Thursday December 20, 2012

LENOX -- When Matthew Tannenbaum, owner of The Bookstore in Lenox, found out that Bernadette Mayer was free for a reading of "Midwinter Day" a collection of poems about a day in the 1970s, he said there was really only one place to read her work: in the town in which the prose was written, in Lenox.

The book chronicles her experiences on Dec. 22, 1978, moves through the day in details of what happened near 100 Main St., just down the street from Tannenbaum's store.

"She did for Lenox what Joyce did for Dublin," Tannenbaum said.

What: Bernadette Mayer from her classic ‘Midwinter Day,' a book-length poem describing a single day in Lenox -- Dec. 22, 1978, and Peter Gizzi will read from ‘Threshold Songs,' just out in paperback

When: Tonight at 7

Where: The Bookstore, 11 Housatonic St., Lenox

Admission: Free

Information: (413) 637-3390, bookstoreinlenox.org

Her work blends the nature of the universe with domestic details with captivating beauty, he said.

"A shadow of ice exchanges the color of light / love's figure to begin the absent night. ..."

Mayer, a critically acclaimed author, photographer, and most notably a poet, in the New York school, has published poetry and prose collections for more than 40 years.


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She has spent most of her life in New York City -- but 35 years ago, she and her husband spent a winter in the Berkshires.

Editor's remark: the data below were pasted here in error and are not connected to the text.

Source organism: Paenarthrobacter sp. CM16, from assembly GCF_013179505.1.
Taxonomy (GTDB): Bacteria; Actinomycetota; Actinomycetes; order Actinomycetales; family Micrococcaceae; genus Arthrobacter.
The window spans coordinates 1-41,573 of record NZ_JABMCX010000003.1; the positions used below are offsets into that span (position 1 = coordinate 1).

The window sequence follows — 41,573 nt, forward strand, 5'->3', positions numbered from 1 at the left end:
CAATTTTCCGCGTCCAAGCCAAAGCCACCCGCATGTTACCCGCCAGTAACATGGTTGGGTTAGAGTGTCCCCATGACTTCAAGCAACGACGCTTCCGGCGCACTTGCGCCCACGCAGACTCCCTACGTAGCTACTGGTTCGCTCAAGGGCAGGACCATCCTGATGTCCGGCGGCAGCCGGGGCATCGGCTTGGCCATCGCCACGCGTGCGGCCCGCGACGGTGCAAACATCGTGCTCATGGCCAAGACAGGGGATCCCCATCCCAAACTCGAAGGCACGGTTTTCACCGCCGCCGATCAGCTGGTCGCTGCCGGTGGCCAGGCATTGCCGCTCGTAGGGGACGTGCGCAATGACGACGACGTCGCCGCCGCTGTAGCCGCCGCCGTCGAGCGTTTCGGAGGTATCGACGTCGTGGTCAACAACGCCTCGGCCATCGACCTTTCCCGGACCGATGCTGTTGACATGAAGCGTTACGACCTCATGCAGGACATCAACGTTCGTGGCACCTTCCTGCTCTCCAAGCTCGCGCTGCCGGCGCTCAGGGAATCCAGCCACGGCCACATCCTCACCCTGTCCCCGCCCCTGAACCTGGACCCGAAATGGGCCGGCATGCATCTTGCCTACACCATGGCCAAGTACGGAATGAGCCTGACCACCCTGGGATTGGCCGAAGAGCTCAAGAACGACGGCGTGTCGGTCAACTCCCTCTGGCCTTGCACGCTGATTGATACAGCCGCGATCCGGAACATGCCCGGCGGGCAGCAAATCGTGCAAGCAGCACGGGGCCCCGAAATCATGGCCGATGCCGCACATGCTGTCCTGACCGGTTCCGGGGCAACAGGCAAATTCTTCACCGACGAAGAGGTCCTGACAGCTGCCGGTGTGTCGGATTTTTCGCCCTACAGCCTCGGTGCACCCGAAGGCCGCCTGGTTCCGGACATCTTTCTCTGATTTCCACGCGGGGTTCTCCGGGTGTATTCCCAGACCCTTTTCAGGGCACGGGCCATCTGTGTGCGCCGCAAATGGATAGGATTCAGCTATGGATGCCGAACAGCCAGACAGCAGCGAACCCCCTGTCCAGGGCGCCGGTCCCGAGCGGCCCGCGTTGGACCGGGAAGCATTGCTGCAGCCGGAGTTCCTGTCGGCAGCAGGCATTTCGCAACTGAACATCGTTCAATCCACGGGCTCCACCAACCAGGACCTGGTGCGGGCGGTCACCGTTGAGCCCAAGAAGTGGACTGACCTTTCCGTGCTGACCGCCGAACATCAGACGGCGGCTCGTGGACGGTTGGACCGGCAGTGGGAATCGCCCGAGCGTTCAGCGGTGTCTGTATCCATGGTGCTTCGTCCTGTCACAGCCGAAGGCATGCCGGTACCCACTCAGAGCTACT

On a quiet and lonely mid-winter day here, she reflected on a time in "stream of consciousness, one of her favorite methods," Tannenbaum said.

She and her friend the local poet Peter Gizzi, will read new work at The Bookstore at 7 tonight, and Tannenbaum couldn't be happier.

"They're both amazing writers that just seem to know how to draw audiences in," he said. "People show up to listen to them read like they did when (Allen) Ginsberg would perform back in the 1960s."

Gizzi, a literary professor at the University of Massachusetts at Amherst, has just finished his latest collection, "Threshold Songs," which juxtaposes a "transcendental vision of the world filled with mystical New England perspective" and his grief at the loss of loved ones.

Recently Gizzi's mother, older brother Michael, and a dear friend all died, and his poems are filled with the thresholds that people stand on both literally and figuratively, Tannenbaum said.

During the reading Peter's brother, Tom Gizzi, will provide guitar interludes, as he does in most of Peter's live performances, Tannenbaum said.

"We're extremely lucky to have them here," he said. "The two friends always put on a wonderful show."